Father Figure: n. a man who has or seems to have the qualities of an ideal male parent, inspiring in others the feelings, attitudes , and behavior of a child towards its father.
This is my father; whatever attitudes, feelings, thoughts, knowledge, wisdom that I have, would be that which my father suggested to me. In sports, he gave me all that I know, due to his coaching, (aside from being a policeman, and ALWAYS a 2nd job), his “suggestions”, and I understood he might have a few, after being drafted by the New York Yankees as a pitcher, as his dad was, with the St. Louis Cardinals. In my line of work, the love and support that he gave me, always humbled me, because I thought I “knew it all”, but I remembered where he came from, and how he raised all of us kids, and it made me think that I need to listen to someone who was my idol, my mentor, my dad. My dad sometimes didn’t speak all the time, but I also found out how silence can be golden. When I was in the hospital for my first operation in 2008, there was a lot that all of us, (family, friends, etc,,), didn’t know about my condition, and dad just sat by my bed and held my arm; silence is golden. Once the doctors did know, he didn’t change his attention towards me, he just intensified it. He was my protector, my strength; He will always be with me, strength and all.
For those that don’t know of my dad’s condition, he was fighting two different cancers, Lymphoma and Hodgkin’s Disease. This was given to us as a family near the end of 2016. I started going home to spend time with my family, especially mom and Dad, every 2 weeks, and then when these cancers started getting aggressive, I started going every week, and toward the end of his days here on earth, I would come home for a few days, work for 2-3 days, and go back to Vegas to help wherever I could; to help mom, to help dad’s caregiving, whatever was needed. One might think that that’s a hard way to spend my time, but I wouldn’t have had it any other way. Why would I? He raised me, why can’t I do the same for him, after all he had given me? He was my Dad.
I would like to explain how he had passed, not for anything more, than to express his will, and fight to the end of his days here. I was supposed to leave L.A, early Tuesday morning, after being home for 3 days, and I got a call from my brother Monday afternoon; he told me I should leave right now, in an hour, to see dad. It’s funny, I had cancellations through the day, so I had nothing to reschedule, that was the first time in LONG time for that to happen. After I had gotten to Vegas, I looked into dad’s liquor cabinet, (I always did that, to see if I might “borrow” a little!), and I saw this bottle of Cognac, (which is what dad always loved), but that bottle was never in that cabinet before, I definitely would have seen it, and by the way, it was a huge bottle, and it was never opened. My brother had never seen it before. We poured a snifter, took it into Dad’s room, (he had been bedridden for 2 days, with morphine at that time), put some Cognac on his lips, had a prayer of a Hail Mary, and Our Father, and he passed. He saw his family, had a drink, a couple of prayers to ease him, and the Lord took him home. So fitting of Dad, his family was everything to him. As in Proverb 19:21; “many are the plans in a man’s heart, but it is the Lord’s purpose that prevails”. Dad was content, and he went home.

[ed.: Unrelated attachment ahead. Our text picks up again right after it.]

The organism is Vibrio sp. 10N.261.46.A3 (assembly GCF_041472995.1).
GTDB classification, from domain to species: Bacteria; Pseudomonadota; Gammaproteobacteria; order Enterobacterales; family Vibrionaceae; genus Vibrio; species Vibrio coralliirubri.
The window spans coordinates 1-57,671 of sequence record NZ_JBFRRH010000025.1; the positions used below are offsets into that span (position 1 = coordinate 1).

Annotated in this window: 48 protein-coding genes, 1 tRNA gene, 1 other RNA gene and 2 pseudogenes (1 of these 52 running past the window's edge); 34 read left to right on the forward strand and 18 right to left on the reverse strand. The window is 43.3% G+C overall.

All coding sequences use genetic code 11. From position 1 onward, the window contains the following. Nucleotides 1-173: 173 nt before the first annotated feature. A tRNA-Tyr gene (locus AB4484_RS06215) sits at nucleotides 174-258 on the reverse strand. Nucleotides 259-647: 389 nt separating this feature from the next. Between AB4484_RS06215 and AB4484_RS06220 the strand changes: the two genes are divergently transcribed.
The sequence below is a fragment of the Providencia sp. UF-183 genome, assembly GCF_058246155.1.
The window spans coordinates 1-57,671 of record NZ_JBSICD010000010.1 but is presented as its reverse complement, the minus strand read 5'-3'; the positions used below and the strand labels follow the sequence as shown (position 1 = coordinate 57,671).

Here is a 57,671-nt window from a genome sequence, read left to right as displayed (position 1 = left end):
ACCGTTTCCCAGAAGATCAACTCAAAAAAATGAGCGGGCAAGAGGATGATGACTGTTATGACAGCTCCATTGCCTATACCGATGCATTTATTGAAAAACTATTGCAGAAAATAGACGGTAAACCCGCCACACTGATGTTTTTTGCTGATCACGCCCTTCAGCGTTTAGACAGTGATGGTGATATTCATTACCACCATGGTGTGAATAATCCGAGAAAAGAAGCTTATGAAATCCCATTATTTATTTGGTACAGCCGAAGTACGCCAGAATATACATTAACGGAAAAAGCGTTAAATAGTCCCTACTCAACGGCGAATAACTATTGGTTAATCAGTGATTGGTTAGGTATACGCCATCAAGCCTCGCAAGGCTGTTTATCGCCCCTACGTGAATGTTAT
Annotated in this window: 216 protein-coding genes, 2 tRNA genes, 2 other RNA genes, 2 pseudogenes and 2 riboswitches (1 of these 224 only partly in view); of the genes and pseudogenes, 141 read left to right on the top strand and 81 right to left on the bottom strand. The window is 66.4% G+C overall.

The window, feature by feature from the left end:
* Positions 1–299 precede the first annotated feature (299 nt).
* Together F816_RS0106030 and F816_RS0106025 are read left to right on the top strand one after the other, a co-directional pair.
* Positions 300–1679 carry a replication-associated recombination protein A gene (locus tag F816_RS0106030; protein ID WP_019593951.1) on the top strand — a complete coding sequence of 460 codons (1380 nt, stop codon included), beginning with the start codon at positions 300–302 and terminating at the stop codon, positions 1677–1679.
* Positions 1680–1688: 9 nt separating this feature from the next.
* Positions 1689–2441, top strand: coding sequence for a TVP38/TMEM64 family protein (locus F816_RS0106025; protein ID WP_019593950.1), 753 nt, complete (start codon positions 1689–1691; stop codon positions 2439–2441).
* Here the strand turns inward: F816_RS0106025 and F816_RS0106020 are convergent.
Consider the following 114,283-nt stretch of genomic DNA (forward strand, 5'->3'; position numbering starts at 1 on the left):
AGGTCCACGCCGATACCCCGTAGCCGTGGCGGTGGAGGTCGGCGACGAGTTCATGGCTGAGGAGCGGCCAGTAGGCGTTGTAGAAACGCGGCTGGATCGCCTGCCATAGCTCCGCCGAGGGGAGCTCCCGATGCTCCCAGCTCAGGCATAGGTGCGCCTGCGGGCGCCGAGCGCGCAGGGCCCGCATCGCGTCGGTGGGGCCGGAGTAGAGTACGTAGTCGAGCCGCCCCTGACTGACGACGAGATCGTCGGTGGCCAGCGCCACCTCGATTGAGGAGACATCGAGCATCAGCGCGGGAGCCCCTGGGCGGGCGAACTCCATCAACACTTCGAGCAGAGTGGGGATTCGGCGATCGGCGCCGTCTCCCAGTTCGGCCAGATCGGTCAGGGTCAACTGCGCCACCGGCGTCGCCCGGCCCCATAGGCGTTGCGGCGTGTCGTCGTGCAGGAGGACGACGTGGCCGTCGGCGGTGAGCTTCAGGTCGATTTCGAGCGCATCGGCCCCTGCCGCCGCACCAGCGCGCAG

His funeral was his celebration of life. It was exceptional. Dad was a vet, he had gone to Korea in 1953. One of Dad/Mom’s neighbors was also a vet, and when I told him about Dad’s passing the morning after, Bob (neighbor), was also a biker, and also to a group called Patriot Guard Riders. This was a group of veteran riders, whose motto was: Duty-Honor-Country. Bob asked if we would like the procession to be escorted by the VA bikers. What a tribute, both to them, and us. I lost count, maybe 40-50 riders, guiding the procession to the VA cemetery, cutting off drivers whom, these days, do not have the courtesy to pull over, and let honorability drive on. Well, let me tell you, these guys were not having any of that! They would pull in front of a car, slow down, and let the procession smoothly ride on it’s course. The way that they honored their brother in arms, it was humbling. They were, Brothers who served. When we exited the church with the casket, the riders all had flags, and a line up that we had to pass through, what a chill. When we got to the chapel at the VA cemetery, there was another line up that we, the pallbearers, had to go through for the audience. There was a live Taps, not audio. Then we had another line up at his burial site. Another chilling moment, God had blessed dad that day; he deserved all of that. We had cousins and friends from Illinois come out for their love, and respect for my dad. As I said earlier, to my dad, family is, and always was, the most important to him; so to have all of our family to fly out for this, it is fitting for dad. My brother is in the food business in Vegas, and he knows a LOT of casino chefs, and they put on a party after the burial, and no one wanted to leave. Started at around 2:30, went until about 11:30, and no one WANTED to leave; pure love in our family. The celebration was for the honor of Dad, but the unity of our family was beyond words. I was blessed to be of this family. and I can’t thank my Dad enough for being a brother to his 2 sisters, a husband to my mother, an uncle to all of his nieces and nephews, a grandfather, and a great grandfather. I have been blessed, Dad, and I will see you soon. You’re not over the Rainbow, you’re sitting ON the rainbow! I love you, and I will miss you, you always were my strength, and will always, still, watch over all of us.
(Oh, by the way, Dad, you were never to young!)